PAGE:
Sisterhood Leads to Success for Mizzou Women’s Basketball

Under the maternal guidance and leadership of Coach Robin Pingeton, the University of Missouri women’s basketball team is a sisterhood.

It is that sorority and strong sense of guidance that led two local pairs of sisters — Lindsey and Sophie Cunningham and Bri and Cierra Porter, all four graduates of Rock Bridge High School  — to stay in Columbia and play for their hometown team rather than make their next steps elsewhere.

“I think the biggest selling points are the people and the culture they’ve built here,” Bri said. “It really is a family culture, and you know that your value comes from who you are as a person. You never doubt that here. It kind of frees you to actually enjoy the sport.”

Lindsey echoed that assessment.

When asked why playing at Mizzou has been a good experience, Lindsey responded: “I just think the family atmosphere in our locker room and with our coaches upstairs..… I feel like a lot of programs probably say that, but we’re people first and then we’re their players.”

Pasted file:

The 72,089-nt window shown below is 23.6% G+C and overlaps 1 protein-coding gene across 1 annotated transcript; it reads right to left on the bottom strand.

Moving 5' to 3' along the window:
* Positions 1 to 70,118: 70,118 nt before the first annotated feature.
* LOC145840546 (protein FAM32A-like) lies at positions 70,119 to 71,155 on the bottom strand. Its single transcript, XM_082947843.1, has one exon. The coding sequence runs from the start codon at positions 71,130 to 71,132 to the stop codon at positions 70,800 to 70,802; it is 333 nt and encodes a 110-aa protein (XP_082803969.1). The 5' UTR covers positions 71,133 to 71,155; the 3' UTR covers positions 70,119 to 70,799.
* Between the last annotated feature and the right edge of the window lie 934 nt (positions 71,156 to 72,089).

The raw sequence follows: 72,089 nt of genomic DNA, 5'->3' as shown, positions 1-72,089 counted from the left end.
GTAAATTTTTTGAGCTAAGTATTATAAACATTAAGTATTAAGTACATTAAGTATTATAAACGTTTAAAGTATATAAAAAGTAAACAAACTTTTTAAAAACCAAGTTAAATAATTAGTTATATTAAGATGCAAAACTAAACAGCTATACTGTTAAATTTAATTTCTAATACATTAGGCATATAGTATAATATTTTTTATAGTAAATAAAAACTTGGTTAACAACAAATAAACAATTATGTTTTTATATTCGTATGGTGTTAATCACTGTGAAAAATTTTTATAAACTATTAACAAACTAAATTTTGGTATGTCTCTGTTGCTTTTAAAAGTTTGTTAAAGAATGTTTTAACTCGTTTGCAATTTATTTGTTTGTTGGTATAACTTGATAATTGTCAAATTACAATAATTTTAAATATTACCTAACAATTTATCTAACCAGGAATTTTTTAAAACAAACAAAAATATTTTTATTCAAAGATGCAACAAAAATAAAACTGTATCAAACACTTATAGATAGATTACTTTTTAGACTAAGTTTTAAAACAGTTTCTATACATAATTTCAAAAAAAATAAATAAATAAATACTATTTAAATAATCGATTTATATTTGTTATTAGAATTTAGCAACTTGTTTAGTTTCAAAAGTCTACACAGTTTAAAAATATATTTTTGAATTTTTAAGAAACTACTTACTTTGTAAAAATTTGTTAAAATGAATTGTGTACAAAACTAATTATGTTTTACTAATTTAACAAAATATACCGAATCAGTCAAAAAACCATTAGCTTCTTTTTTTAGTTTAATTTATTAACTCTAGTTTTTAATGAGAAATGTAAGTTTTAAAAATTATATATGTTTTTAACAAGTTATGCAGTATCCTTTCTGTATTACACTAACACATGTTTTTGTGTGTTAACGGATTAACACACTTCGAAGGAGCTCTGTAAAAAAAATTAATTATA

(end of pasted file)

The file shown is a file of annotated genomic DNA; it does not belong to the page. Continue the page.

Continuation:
For the Cunninghams, born and raised in Mid-Missouri, playing in the black and gold is a family legacy — their mother competed in track and field for Mizzou, their aunt played on the basketball team and their grandfather, father and uncle all played football here.

Lindsey, older by three years, said she tried to keep an open mind when deciding where to go to school, but she knew in the back of her mind that Mizzou was where she wanted to be.

Sophie had no such qualms — she called her sister’s new coach when she was in the eighth grade and committed to becoming a Tiger, eager to carry on the family legacy. Coming to Mizzou was a family affair for the Porters, as well, although in a slightly different way.

Pingeton is Bri and Cierra’s aunt, and they joked that growing up she always made it clear they would be playing for her someday. Basketball is the family business — both their parents played collegiately and their father was a part of Pingeton’s coaching staff until recently accepting a position with the University of Washington. All six of their younger siblings also play.